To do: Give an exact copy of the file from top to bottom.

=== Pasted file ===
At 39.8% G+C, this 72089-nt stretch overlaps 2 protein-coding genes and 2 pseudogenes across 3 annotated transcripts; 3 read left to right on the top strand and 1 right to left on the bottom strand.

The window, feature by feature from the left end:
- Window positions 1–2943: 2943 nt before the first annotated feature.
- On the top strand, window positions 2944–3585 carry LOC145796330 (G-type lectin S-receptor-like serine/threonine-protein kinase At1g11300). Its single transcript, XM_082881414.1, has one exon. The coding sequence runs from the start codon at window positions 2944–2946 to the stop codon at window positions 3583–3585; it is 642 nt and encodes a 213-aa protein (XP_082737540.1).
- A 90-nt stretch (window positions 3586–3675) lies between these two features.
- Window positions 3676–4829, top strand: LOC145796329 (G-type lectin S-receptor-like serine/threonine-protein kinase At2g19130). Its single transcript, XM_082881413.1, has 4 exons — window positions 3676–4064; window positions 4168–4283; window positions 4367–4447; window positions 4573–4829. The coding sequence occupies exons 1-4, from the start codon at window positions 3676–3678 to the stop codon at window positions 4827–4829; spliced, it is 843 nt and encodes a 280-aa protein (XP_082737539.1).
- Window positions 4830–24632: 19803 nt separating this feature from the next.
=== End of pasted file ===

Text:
At 39.8% G+C, this 72089-nt stretch overlaps 2 protein-coding genes and 2 pseudogenes across 3 annotated transcripts; 3 read left to right on the top strand and 1 right to left on the bottom strand.

The window, feature by feature from the left end:
- Window positions 1–2943: 2943 nt before the first annotated feature.
- On the top strand, window positions 2944–3585 carry LOC145796330 (G-type lectin S-receptor-like serine/threonine-protein kinase At1g11300). Its single transcript, XM_082881414.1, has one exon. The coding sequence runs from the start codon at window positions 2944–2946 to the stop codon at window positions 3583–3585; it is 642 nt and encodes a 213-aa protein (XP_082737540.1).
- A 90-nt stretch (window positions 3586–3675) lies between these two features.
- Window positions 3676–4829, top strand: LOC145796329 (G-type lectin S-receptor-like serine/threonine-protein kinase At2g19130). Its single transcript, XM_082881413.1, has 4 exons — window positions 3676–4064; window positions 4168–4283; window positions 4367–4447; window positions 4573–4829. The coding sequence occupies exons 1-4, from the start codon at window positions 3676–3678 to the stop codon at window positions 4827–4829; spliced, it is 843 nt and encodes a 280-aa protein (XP_082737539.1).
- Window positions 4830–24632: 19803 nt separating this feature from the next.